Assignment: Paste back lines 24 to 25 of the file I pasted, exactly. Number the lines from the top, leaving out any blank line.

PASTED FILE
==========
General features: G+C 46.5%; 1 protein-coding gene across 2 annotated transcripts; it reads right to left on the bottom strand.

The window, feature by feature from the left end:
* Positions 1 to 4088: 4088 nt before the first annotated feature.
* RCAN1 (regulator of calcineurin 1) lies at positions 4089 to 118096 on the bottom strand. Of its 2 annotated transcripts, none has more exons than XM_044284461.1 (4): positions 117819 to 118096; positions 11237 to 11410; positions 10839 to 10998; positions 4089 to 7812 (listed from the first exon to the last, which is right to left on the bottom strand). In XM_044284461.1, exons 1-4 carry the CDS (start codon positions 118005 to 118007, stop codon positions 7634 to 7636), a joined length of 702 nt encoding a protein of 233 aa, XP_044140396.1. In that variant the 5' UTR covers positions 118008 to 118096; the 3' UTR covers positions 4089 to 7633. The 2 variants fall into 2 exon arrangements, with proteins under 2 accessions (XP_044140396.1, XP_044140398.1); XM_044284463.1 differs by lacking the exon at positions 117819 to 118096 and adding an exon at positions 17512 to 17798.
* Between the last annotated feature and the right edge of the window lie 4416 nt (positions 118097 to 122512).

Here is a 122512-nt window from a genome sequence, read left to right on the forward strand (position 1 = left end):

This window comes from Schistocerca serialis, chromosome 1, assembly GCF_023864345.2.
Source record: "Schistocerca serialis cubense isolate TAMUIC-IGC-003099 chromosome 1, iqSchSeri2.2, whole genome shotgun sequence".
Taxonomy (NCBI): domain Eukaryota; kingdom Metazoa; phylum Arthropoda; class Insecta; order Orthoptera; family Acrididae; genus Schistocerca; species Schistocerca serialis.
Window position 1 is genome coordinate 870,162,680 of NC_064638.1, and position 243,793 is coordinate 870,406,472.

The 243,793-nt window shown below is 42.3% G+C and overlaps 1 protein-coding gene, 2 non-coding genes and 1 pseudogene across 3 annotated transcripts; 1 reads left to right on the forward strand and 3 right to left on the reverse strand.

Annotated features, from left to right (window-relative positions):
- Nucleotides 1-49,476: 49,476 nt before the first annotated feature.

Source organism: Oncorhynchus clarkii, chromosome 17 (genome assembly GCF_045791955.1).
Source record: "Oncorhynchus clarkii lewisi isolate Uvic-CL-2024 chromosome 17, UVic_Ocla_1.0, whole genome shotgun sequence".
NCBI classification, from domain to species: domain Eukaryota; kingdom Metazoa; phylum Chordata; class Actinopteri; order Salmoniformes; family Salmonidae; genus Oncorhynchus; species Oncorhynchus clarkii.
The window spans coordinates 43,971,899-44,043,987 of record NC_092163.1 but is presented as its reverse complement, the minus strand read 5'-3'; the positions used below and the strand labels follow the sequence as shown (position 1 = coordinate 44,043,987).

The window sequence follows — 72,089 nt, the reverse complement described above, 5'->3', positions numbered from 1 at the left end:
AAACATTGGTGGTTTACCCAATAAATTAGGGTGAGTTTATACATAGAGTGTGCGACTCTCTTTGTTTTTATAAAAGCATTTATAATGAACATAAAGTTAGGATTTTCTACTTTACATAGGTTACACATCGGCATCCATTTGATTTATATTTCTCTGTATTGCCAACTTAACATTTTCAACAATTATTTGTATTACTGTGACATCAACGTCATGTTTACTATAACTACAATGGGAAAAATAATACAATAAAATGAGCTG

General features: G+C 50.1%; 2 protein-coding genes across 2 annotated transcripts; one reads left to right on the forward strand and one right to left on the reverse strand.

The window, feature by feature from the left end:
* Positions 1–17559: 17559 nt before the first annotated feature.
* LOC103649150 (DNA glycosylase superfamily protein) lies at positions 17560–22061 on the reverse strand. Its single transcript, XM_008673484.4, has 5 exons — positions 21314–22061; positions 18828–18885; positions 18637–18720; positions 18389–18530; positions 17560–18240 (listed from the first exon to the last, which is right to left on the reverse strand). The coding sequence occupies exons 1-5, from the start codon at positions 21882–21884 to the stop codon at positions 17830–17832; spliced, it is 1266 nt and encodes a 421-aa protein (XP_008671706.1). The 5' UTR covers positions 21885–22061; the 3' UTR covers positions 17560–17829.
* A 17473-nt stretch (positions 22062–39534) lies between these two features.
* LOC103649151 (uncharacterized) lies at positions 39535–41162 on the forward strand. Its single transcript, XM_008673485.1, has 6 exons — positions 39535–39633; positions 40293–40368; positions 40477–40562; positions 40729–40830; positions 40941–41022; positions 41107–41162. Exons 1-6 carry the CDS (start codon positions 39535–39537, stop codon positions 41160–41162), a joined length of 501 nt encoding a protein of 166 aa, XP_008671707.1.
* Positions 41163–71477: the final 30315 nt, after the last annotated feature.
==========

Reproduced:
* A 17473-nt stretch (positions 22062–39534) lies between these two features.
* LOC103649151 (uncharacterized) lies at positions 39535–41162 on the forward strand. Its single transcript, XM_008673485.1, has 6 exons — positions 39535–39633; positions 40293–40368; positions 40477–40562; positions 40729–40830; positions 40941–41022; positions 41107–41162. Exons 1-6 carry the CDS (start codon positions 39535–39537, stop codon positions 41160–41162), a joined length of 501 nt encoding a protein of 166 aa, XP_008671707.1.